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Brands Want to See Receipts: Proving Your Value as an Influencer

Brands Want to See Receipts: Proving Your Value as an Influencer

Whitney Receipts


At Everywhere Agency, we are often tasked with providing proof of how we have achieved client goals in order to land new campaigns. Despite my greatest wishes to wink at a prospective client and whisper “trust me” to close a deal – it’s never happened, not once.

As influencers clamor to be compensated with larger sums, they will inevitably be called to task to meet certain benchmarks and provide information about projected numbers of engagements and views.

So when an influencer asks “Why am I not getting picked for campaigns?” or “Why won’t brands choose me?”, I always counter with, “What evidence did you provide that you are the right person for the job?” If you don’t have a compelling, measurable answer to that question, fret not! We’ve got some advice on how you can craft the most convincing case studies to prove your worth in terms that matter to brands.

1. Determine and quantify your value.

Are you great at driving clicks when you produce sponsored content? Are you a pipeline of engagement and activity to a niche group of people who trust your opinion? Do you take emotive and crisp photos that look better than if a professional photographer had been hired to shoot the moment?

GREAT. Now you’ve got to prove it.

2. Now align these skills with your client’s goals.

Learn the basics of Google Analytics so you can see the traffic on your site and how it performs. Are you attempting to work for a mattress brand and you had high click-through rates on a post about sleep remedies? Well then, bully for you, you’ve got a direct parallel between their product and your content. There are a number of tutorials and online resources available if you want to better your understanding of Google Analytics – or social media analytics for that matter. Suffice it to say, if you can’t provide insightful data around the analytics on your site, you can’t expect brands to be charmed by you.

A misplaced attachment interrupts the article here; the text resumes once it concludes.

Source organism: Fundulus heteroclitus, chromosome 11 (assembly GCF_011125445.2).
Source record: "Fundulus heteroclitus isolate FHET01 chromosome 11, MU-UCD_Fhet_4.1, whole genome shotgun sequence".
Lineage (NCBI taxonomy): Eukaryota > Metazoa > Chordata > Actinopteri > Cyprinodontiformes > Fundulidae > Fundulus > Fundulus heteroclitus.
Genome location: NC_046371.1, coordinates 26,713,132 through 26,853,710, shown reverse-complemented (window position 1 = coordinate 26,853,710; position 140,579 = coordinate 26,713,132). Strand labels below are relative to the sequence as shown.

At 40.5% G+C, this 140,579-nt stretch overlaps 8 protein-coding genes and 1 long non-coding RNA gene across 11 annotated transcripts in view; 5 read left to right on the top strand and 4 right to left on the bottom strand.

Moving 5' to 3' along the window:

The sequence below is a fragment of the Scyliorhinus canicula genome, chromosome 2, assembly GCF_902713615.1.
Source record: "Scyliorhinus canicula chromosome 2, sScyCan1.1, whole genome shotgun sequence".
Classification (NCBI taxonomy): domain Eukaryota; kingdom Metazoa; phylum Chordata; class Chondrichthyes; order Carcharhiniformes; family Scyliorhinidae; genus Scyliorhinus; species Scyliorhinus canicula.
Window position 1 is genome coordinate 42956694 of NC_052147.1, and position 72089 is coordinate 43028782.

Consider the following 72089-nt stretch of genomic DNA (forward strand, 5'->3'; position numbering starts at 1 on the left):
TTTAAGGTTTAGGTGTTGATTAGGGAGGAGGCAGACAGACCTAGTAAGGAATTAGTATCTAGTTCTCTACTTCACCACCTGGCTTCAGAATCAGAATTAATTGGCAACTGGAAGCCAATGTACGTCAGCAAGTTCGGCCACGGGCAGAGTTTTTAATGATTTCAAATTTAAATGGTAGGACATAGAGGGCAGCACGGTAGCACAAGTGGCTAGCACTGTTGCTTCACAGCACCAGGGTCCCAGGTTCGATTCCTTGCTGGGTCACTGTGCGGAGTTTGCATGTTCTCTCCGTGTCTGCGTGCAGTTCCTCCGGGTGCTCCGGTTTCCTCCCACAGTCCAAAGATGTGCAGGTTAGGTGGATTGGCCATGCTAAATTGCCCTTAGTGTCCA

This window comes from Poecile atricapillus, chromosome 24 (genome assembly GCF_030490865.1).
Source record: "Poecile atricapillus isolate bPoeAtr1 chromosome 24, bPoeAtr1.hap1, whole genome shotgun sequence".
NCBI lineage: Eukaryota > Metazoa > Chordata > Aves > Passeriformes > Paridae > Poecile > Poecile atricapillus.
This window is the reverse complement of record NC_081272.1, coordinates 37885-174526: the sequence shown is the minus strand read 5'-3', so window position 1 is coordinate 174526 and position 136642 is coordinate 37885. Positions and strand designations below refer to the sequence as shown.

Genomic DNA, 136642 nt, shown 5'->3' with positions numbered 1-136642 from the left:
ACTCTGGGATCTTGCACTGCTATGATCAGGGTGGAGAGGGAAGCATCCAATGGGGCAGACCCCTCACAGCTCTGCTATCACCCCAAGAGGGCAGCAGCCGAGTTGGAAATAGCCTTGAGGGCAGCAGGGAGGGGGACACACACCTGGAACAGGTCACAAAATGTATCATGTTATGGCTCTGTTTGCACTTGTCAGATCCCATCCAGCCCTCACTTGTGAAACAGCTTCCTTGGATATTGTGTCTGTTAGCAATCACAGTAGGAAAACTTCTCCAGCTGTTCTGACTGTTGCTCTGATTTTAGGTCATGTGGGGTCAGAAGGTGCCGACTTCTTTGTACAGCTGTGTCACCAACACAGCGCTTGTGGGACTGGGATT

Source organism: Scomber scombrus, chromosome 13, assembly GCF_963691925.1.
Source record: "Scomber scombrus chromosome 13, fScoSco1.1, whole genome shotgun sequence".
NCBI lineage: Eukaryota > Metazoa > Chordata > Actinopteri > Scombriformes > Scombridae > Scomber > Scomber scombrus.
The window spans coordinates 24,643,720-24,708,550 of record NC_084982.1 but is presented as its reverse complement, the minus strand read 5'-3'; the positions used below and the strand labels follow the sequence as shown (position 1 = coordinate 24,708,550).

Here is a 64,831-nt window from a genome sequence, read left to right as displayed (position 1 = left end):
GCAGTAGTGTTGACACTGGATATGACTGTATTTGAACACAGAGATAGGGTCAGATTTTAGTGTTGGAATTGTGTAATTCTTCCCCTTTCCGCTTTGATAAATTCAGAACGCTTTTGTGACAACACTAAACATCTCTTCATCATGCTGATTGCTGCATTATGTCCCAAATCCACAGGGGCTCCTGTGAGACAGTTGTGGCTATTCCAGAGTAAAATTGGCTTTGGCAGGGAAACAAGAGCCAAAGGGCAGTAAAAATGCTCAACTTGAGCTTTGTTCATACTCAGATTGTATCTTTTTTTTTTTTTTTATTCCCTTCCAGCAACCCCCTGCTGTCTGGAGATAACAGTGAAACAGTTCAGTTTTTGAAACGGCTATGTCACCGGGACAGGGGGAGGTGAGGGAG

3. Make it clear in a professional and easy to digest format.

A case study on your successful contribution to a campaign is not your thesis, so keep it at a high-level overview. Make sure to pull high-quality images of content you’ve created that is most relevant and preferably beautifully composed. Keep it clean. Create a portfolio online or even a PowerPoint will do. Don’t use 40 words when four words can tell the same story.

Case studies should be set up to clearly focus on the following three areas:

  • Goal/Challenge/Problem
  • Tactic/Strategy/Action
  • Result/Performance

A media kit is not always enough. While I do like knowing how many followers you have and seeing how you were featured in Home and Garden magazine – it doesn’t prove to us if you can build brand awareness for our client or cause people to take action on the content you feature. Not to mention, these days fake followers and inauthentic engagement abound. Look past the numbers and dig into the “comments of intent” – messages that indicate someone is going to take action based on your post – or show how you capture the attention of the general public. It’s not enough to amass a plethora of nondescript “Great pic!” comments.

4. Make it Relevant.

Think, how are my past successes related to this brand? When trying to appeal to a specific company, you should always consider what they would view as a win. Is it sales? Is it really cool content they can repurpose? Is it access to a highly engaged audience? If you can’t get that info, look at who they are already using in campaigns and create content that is comparable – if not better.

Once you’ve been able to identify what success would look like to the brand, you can then consider what type of evidence you can produce to convince them that you are indeed worth the investment. Now, whether you do this with words, infographics, or visuals – that part’s up to you. Go the extra mile, stand out, and you will be rewarded.

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